Anda di halaman 1dari 4

64 POPULAR MECHANICS

4 THDS PER INCH


PIVOT-BAR DETAIL

FLAT
SECTION OF THREAD
DETAIL OF ARM

PIVOT BEARING,
CAST IRON, 2
REQUIRED

PIVOT
BAR
WORM-WHEEL NUT WORM

What the Giant Radial Drill


Is to the Large Shop This
Little Drill Press Is to the
Small One; It Can Easily Be
Adapted to Power Drive, Us-
ing an Ordinary Electric Drill

WORM

WORM-SHAFT TRAVERSING
BEARING SCREW
ARM BEARING WORM SHAFT
CAST IRON

DETAIL OF TRAVERSING SCREW


AND ELEVATING GEAR
A Radial Drill Press for Small Shop

By J. V. ROMIG

M OST mechanics, while appreciating


the value of the radial drill press in
must be drilled in the center of pieces of
large diameter.
the large shop, and realizing what a help The arm is made of 6-in. channel iron.,
such a tool on a smaller scale would be in cut to the length shown in the drawing,
the small experimental shop, look upon its and with one flange cut away for a p o r -
construction as beyond the scope and ca- tion of its length. To the rear end is
pacity of the small shop. Such is not the bolted a casting that forms the pivot bear-
case, however, as a glance at the accom- ing: the dimensions of this bearing are
panying drawings will prove. In this de- given in a detail, and it is split and fitted
sign, the machine work necessary has with capscrews and a clamping lever. The
been reduced to the m i n i m u m , and all of slide for the drill head is made of a 36-in.
it is w i t h i n the capacity of a shop equipped
with a good lathe. A drill press of this
type is capable of a much wider range of PIVOT
BEARING
work than the ordinary post drills and
bench drill presses found in the small
shop. As it can be swung back against
the wall when not in use, it can be used PIVOT BAR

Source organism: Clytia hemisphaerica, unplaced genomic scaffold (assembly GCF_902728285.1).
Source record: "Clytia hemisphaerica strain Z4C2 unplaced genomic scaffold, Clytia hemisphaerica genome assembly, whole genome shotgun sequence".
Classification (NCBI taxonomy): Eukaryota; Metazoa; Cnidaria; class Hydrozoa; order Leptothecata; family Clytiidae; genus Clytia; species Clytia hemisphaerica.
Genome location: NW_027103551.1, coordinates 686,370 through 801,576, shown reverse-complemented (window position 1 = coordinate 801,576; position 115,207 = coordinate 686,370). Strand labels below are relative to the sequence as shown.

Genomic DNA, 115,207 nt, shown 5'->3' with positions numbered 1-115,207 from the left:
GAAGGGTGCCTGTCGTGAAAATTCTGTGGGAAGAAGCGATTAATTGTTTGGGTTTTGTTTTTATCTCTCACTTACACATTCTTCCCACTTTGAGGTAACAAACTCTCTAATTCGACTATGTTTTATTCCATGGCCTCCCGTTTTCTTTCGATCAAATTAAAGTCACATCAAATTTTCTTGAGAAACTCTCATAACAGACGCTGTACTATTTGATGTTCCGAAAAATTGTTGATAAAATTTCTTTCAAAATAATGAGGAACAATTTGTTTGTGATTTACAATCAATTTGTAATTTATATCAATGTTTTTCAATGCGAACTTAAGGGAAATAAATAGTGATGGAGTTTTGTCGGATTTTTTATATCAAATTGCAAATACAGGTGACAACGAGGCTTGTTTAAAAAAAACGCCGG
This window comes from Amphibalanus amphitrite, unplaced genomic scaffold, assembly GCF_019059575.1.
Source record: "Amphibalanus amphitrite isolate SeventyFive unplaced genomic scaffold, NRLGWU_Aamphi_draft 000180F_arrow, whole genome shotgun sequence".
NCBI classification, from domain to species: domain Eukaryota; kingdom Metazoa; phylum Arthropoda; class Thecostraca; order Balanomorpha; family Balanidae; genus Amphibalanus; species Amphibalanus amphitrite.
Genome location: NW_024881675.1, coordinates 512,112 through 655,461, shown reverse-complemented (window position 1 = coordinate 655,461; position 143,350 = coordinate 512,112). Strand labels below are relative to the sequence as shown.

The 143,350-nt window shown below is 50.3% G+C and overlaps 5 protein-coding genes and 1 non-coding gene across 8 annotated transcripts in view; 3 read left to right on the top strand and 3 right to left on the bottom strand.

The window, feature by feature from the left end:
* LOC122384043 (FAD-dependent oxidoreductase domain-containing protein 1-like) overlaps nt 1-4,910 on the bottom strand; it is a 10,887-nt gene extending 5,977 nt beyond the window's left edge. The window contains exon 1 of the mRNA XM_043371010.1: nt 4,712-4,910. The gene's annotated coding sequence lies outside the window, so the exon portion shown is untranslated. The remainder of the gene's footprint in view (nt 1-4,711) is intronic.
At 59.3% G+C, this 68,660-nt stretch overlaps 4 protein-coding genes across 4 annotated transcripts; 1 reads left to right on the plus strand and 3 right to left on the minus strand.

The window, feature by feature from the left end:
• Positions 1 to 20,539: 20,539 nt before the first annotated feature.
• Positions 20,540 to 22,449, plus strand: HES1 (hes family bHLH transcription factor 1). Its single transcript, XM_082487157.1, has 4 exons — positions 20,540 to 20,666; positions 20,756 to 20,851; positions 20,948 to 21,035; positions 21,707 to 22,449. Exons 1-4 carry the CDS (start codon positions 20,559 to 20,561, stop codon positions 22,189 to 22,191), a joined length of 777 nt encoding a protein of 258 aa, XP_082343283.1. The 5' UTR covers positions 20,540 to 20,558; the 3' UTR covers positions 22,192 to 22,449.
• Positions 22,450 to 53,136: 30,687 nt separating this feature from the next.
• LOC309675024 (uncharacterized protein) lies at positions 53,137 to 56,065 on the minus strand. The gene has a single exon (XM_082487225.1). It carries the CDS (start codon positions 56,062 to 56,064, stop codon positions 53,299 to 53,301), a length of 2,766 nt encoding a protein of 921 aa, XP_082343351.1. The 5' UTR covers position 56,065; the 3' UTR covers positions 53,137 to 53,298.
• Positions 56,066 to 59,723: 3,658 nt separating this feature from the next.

where bench room is limited; it will drill
holes anywhere within a 38-in. radius
from the pivot bar, and thus is of special
advantage on sheet-metal work, on heavy
jobs that cannot be handled easily on ac-
count of their weight, and where holes ARM BEARING
CHANNEL IRON
VERTICAL FEED
STEEL SLIDE

GUIDE RODS
NUT
WORM
SPINDLE. ELEVATING
NUT

TRAVERSING
SCREW

Perspective View of the Finished Radial Drill, Show-


ing the General Assembly of the Parts

INTERCHANGEABLE. length of ½ by 4-in. cold-rolled steel; this


HANDWHEEL is fastened to the arm by means of ¼-in.
flat-head machine screws, which go all the
way through and are fitted with nuts on
the inside face of the channel. Between
CAST-IRON BENCH BLOCK the slide and the arm is a filler strip of .375
by 3¼-in. cold-rolled steel 32 in. long,
machined to 3.125 in. in width. Both of
65
66 POPULAR M E C H A N I C S

4 HANDWHEEL

FEED NUT, DIVIDED FEED-SCREW


ON CENTER LINE TAPPED
BEARING
NUT
PIVOT
BAR THD. FEED SCREW

GUIDE ROD
ARM DIAM. SPINDLE.
BEARING
AXIAL HOLE KEYWAY

CHANNEL GIB SCREWS


IRON

SHIM
SHIM
STRIP

SLIDE

BEVEL
GEARS TRAVERSING
SCREW NUT
FEATHER KEY
MORSE TAPER

END VIEW SIDE VIEW


DRILL-HEAD AND SADDLE DETAILS
Details of Construction and Assembly of the Drill Head or Saddle; Bronze Bushings May Be Fitted to the
Spindle Instead of the Plain Bearings Shown

these cold-rolled pieces must be very care- spindles. The bearings are split; the
fully straightened and the edges scraped front half of the casting also has the bear-
true. It is also necessary to take care that ing for the crank spindle. A suitable pair
the slide and the pivot bearing are square of bevel gears, of 1 to1½ ratio, are pur-
with each other. chased, and the larger gear is pinned to
The pivot bar is made of 2-in. cold- the crank spindle, as also is the crank
rolled steel, threaded for 18 in. of its handle; the spindle is ½ in. in diameter,